Perhaps it’s time the ANC becomes real with itself on the issue of what it means to be on the list of this movement who has made multi- millionaires of its leaders since Mandela. It can thus be categorically argued being on an ANC list directly translates to the potential of economic access and material gain. This reality cannot be denied. The ANC it seems is in denial as to this reality because conceding to this established reality might sacrifice its history in values imminent of selflessness. What is indisputable is that ANC leaders become wealthy, thus being on a list is a dividing line in being empowered or not.
The ANC in its values prides itself in being against a form of careerism and its twin crass materialism. Yet the reality is that an aspiring to political power becomes the bedrock for a career and access to economic empowerment.
An attempt in dissecting the history of material gain compels us to look at the ANC before political power. The ANC before political power lived from handouts and the choice benevolence of individuals sometimes groups of those who identified with its fight for freedom from apartheid. Thus the ANC benefitted from the benevolence of what I coined ages ago “white privilege and Indian cuisine”. Whether it was a small business Indian family business guy or a rich Jewish Family business, an Afrikaner or an English who shared some of their colonial and apartheid made wealth.
These were considered cadres because they shared the pain and agony of what it was to be ‘black’ in a white mans world, though they never lost their whiteness. There is enough evidence of how the ANC and its leaders benefitted from the benevolence of ‘white’ privilege. When ANC leaders came out of prison they were hosted by white privilege, they slept in the homes of white privilege and were driven around in vehicles and flown around from the benevolence of white privilege. It appears hanging around white privilege will make you fall pregnant with it; its manifestation material gain is the seed that was left in the ANC after its affair with white privilege.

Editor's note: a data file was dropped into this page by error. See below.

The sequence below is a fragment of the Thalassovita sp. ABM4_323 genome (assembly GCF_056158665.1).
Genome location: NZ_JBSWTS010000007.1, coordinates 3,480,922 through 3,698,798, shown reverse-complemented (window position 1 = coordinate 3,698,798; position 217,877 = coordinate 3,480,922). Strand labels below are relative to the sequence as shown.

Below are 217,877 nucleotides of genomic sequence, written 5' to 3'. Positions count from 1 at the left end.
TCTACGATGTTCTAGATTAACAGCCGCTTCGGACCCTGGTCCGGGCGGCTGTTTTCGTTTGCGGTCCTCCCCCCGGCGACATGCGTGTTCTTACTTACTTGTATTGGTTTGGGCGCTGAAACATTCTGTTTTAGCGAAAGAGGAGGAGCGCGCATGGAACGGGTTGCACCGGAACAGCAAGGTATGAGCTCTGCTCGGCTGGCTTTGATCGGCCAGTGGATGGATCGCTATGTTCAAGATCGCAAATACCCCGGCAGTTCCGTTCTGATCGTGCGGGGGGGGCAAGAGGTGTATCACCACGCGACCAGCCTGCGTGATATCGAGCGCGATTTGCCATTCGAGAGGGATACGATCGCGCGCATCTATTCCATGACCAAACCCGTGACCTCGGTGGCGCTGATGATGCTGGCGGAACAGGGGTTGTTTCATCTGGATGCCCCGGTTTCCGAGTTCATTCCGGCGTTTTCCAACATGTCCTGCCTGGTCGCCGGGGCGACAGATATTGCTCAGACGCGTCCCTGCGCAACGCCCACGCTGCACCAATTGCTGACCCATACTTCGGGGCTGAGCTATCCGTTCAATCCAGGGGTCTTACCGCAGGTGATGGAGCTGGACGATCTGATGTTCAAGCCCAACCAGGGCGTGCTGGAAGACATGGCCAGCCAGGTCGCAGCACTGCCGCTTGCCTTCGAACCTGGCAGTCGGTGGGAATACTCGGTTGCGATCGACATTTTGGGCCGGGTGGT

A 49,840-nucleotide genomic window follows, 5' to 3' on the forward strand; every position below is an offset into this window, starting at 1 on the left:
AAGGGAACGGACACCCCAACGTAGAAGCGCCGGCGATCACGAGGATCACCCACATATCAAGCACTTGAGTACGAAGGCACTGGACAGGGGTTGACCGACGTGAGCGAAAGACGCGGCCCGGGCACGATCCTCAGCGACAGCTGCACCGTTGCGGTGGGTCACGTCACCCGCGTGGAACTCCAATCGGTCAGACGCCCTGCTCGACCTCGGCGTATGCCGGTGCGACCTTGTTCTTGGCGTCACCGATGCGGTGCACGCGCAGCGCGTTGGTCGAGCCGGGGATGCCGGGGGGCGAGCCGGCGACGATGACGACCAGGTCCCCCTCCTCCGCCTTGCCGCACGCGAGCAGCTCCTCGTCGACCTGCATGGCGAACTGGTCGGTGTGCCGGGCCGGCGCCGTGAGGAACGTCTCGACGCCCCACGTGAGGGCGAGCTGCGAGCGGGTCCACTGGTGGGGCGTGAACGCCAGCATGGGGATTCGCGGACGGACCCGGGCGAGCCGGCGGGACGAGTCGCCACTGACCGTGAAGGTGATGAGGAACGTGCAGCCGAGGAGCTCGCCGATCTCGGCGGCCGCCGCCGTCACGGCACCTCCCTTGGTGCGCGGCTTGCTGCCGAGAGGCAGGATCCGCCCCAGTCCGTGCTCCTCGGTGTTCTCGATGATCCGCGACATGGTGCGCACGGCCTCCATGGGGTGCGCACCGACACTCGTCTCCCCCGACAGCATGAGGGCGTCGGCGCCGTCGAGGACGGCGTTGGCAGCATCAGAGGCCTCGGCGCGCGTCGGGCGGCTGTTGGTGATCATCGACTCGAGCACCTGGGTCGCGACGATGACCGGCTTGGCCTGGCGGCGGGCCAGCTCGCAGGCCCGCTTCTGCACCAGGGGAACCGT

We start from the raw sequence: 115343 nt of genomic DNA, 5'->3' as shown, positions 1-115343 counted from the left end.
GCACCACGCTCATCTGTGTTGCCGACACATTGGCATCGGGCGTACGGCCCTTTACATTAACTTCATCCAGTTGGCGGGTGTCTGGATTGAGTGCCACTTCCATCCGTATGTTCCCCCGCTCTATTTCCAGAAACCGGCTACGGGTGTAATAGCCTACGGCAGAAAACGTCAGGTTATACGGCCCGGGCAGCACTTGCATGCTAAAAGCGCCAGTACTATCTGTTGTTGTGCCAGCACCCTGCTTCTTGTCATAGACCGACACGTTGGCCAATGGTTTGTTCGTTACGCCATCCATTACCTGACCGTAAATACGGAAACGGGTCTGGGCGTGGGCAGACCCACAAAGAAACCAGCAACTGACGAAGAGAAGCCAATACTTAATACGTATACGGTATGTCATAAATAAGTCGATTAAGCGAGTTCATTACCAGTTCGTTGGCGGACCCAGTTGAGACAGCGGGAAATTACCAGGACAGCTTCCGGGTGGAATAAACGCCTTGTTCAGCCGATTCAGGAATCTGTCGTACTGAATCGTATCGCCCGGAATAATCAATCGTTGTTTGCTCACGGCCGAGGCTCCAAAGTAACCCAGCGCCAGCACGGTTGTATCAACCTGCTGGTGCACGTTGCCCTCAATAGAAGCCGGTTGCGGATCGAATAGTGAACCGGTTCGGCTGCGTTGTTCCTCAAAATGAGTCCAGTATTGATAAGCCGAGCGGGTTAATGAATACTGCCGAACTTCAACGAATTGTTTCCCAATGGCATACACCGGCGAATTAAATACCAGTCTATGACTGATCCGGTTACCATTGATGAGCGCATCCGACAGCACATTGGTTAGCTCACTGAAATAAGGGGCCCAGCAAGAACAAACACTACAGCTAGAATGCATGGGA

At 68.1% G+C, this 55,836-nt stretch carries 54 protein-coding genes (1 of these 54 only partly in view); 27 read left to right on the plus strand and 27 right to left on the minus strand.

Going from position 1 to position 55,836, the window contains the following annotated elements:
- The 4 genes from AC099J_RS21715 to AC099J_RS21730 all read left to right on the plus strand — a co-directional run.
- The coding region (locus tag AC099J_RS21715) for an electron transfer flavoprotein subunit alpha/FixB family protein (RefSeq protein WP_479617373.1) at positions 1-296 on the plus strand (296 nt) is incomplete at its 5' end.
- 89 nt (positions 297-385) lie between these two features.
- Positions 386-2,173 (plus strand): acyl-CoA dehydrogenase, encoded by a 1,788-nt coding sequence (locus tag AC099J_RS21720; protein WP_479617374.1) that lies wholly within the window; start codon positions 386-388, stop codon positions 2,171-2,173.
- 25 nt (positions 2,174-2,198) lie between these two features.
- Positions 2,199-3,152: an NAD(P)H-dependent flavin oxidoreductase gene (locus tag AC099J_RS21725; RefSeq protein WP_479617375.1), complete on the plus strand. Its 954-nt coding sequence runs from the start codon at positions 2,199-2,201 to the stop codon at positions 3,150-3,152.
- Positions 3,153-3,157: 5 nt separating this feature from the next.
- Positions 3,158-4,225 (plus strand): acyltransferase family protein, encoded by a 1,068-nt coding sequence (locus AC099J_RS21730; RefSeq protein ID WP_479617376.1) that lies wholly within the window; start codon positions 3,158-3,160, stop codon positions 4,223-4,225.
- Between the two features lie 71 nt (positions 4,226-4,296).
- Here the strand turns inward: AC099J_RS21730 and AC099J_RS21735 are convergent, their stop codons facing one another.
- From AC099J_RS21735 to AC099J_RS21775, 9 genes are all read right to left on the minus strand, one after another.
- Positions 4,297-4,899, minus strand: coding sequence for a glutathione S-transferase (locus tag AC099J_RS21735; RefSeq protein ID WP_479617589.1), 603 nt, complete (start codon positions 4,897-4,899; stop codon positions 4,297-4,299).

I contend that material gain crept into the ANC in pregnancy before 1994. Material gain the proverbial infant in the Mandela era became the adolescent under Mbeki and now is a full grown man with it’s own voice under Zuma. The difference is under Mandela the moment of reconciliation blinded us to the reality of material gain that was among us in infancy already.
Under Mbeki with his correct two-nations in one country analysis we were introduced to policy frameworks and footprints to ensure the transfer of material gain to those who never shared in such as denied by racial classification. South Africa proved it appears more tolerant if not oblivious to the Mandela era infant that was now growing into adolescence.
BEE in its first pajamas draft, and praxis though it was claimed back then was for the masses, we know today was never for the masses but for a few who shared close proximity to political power.
Being associated with political power directly translated to economic empowerment. So a few names kept popping up, the same faces at all the deals, the same families their spouses, cousins friends and ultimately their children. Aided by the white privilege group who lost political power the carefully selected families of the new small politically connected blacks were quickly roped into board memberships, shareholding offered by white privilege companies to ensure the latter had access to a purported changing political and economic landscape at least as was to be anticipated by the BEE policy frameworks that had as was claimed a sense of punitive action against uncontaminated white privilege.